Even though Jayce readily admits he is the social networking neophyte of the couple, he knows that by crowd funding the film, the money has to come from places other than the ones they have gone to in the past. It is no longer about the people that you know and whether they will support you.

“How can we expose this to…how do we get it to catch fire beyond our inner circle?” he said. “And the whole point of our last event was to reach out to people that were not friends of ours. People that were like the guys who produced ‘The Cake Eaters’ {that} hosted our last event, and it was a lot of their friends, but that was still really difficult because I don’t know if it’s the economy or if it’s our approach—we’re not being too heavy handed about it or we’re not being pushy enough—so I think we’re digging in and really trying to start pestering people, which I hate, but I think we’re finding that at least we’re emailing people personally and saying, ‘hey we’re doing this, can you help us out?’”

On the filmmaking side of things, Jayce was buoyed by the initial few days of filming. After getting an influx of cash, he was able to get the actors and a skeleton crew in place (with some people donating time and equipment) in order to make progress. But once the money ran out, the production shut down until the next round of funds could be obtained. He has to remind people that this is not the finished product; with Jayce injecting some documentary style segments into what was shot, the narrative of the film might not even be locked down.

“It was super exciting for the three days,” he said. “It’s my biggest sized thing that I’ve worked on as a director. My past film, it included writing the ‘Cake Eaters,’ co-producing that and we directed a documentary together, Tiffany and I did a short, but that was like a full on thing, and of course you wanted to keep on going. You assemble this team, and then you stop, and then you show this excerpt to people, and everyone has an opinion about the instincts that you have. You know, say the documentary instinct, and everyone is viewing it as a finished film. But it’s in no way a film, it’s like an excerpt. It’s almost like a test shoot.”

The nature of the filming schedule, of waiting until they have enough money to shoot for a few days or a week, allows outside pressure to become more prevalent. Instead of having a finished film to take on the festival circuit or to show distributors, the work in progress nature of “Tiny Dancer” allows others to voice their opinions.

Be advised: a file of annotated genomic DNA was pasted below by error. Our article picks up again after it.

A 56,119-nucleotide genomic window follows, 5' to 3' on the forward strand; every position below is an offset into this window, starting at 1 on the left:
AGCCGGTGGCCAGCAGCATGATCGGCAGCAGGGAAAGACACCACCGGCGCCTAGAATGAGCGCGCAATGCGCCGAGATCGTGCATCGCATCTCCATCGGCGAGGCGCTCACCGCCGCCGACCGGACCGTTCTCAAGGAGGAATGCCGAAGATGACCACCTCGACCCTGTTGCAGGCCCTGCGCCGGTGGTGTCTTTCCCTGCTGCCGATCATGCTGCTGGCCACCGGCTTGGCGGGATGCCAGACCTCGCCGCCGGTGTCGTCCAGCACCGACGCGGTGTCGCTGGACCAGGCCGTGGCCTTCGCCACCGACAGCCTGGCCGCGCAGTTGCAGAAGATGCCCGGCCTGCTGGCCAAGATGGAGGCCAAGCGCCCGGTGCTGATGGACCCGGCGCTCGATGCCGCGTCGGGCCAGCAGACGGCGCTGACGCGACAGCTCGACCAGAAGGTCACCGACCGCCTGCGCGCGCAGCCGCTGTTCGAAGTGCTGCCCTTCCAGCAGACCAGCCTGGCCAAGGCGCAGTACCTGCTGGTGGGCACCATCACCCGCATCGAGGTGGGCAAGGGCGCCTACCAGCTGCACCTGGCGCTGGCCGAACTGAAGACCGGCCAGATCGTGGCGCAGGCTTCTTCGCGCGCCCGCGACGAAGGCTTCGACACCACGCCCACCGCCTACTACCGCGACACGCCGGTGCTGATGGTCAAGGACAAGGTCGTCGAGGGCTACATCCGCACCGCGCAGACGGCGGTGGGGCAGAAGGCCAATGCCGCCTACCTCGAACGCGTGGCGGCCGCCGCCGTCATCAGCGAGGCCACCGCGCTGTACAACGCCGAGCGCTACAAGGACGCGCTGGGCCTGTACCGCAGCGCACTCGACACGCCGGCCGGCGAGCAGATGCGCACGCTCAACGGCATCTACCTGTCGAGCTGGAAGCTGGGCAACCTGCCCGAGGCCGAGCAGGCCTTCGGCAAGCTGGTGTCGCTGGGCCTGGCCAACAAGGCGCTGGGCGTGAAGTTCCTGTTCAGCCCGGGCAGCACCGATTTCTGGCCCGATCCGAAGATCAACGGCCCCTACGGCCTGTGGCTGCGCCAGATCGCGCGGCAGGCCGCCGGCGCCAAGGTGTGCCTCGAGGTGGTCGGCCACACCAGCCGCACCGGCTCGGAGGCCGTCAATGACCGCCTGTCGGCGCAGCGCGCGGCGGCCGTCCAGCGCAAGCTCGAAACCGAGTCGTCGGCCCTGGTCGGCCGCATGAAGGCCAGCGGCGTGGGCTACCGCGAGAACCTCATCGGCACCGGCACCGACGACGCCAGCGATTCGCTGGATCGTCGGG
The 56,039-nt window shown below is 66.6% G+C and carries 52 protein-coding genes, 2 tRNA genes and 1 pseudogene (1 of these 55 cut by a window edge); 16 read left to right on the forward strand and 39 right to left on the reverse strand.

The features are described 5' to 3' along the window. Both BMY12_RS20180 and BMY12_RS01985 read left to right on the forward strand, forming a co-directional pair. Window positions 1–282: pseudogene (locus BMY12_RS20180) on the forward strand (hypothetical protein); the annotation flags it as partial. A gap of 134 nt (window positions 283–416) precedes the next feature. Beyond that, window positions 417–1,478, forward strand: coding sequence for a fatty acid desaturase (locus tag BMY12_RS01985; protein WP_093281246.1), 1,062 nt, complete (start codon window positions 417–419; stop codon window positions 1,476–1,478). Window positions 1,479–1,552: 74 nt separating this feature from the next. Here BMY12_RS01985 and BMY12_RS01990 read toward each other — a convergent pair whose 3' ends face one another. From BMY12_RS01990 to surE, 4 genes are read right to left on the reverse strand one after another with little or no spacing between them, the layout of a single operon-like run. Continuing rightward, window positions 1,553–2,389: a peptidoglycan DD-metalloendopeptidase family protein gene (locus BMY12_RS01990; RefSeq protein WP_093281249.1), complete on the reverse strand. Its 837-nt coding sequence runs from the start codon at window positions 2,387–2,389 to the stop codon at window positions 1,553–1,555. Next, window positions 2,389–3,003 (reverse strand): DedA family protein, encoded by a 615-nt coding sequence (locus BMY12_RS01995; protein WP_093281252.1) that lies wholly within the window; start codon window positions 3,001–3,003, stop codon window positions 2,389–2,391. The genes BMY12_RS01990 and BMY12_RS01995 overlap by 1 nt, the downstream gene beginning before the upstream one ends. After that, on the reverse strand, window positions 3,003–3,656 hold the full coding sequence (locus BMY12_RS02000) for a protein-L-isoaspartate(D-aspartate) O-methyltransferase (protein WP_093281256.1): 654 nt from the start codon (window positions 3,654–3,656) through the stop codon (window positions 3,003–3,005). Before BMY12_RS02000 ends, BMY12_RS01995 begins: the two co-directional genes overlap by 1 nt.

“You show it to everyone and they have a comment on it and causes you to second guess your instincts,” Jayce said. “I think that that’s actually the worst part of stopping. People always had a good reaction to the finished script, but when we decided to make it, because we were doing it for much less money, and we were like, ‘let’s make something that we really, really find interesting.’ We started trying these things that weren’t in the script. None of the documentary material is in the script. So of course, that’s caused me to go, ‘Wait a minute, wait a minute, whoa.’ So, my head is spinning right now, but I think we’re on the right path.”

So what exactly is the key to this new paradigm? Are there any hard and fast answers to the question of how to get your film crowd funded? For Tiffany it is about more than just getting in on the ground floor. You have to be there before they even pour the foundation.

“It’s all about the zeitgeist,” she said. “I’m discovering you have to be the first one there. If it’s working for people, you’re too late. Some things that were successful for us were things like this Philanthroper campaign. That was random. I had gotten a couple of emails about which gives a dollar to kids who need books or whatever. And I was like, ‘I know this is a real big stretch, we’re not really a charity but would you consider one for indie film.’ And they were like, ‘yeah sure, why not?’ That was really successful because nobody was doing that.”

Ultimately, the Bartoks want to see “Tiny Dancer” get made. They have altered their budget projections a few times, but are focused on making the best possible movie, no matter how much money they have.

“I know we’re going to do it. I feel like after the campaign is over I’m going to regroup and say, ‘okay, how much money do we actually have?’ and can we do this for $100,000?” Jayce said. “And how can we get that extra $70,000? What should we do? I think it’ll be good when it’s over to actually look in the account and say, ‘we have this amount of money,’ and what’s that? Because our goal is to make it in the summer, just to get a film made. A-Z, as producers, writer, director.”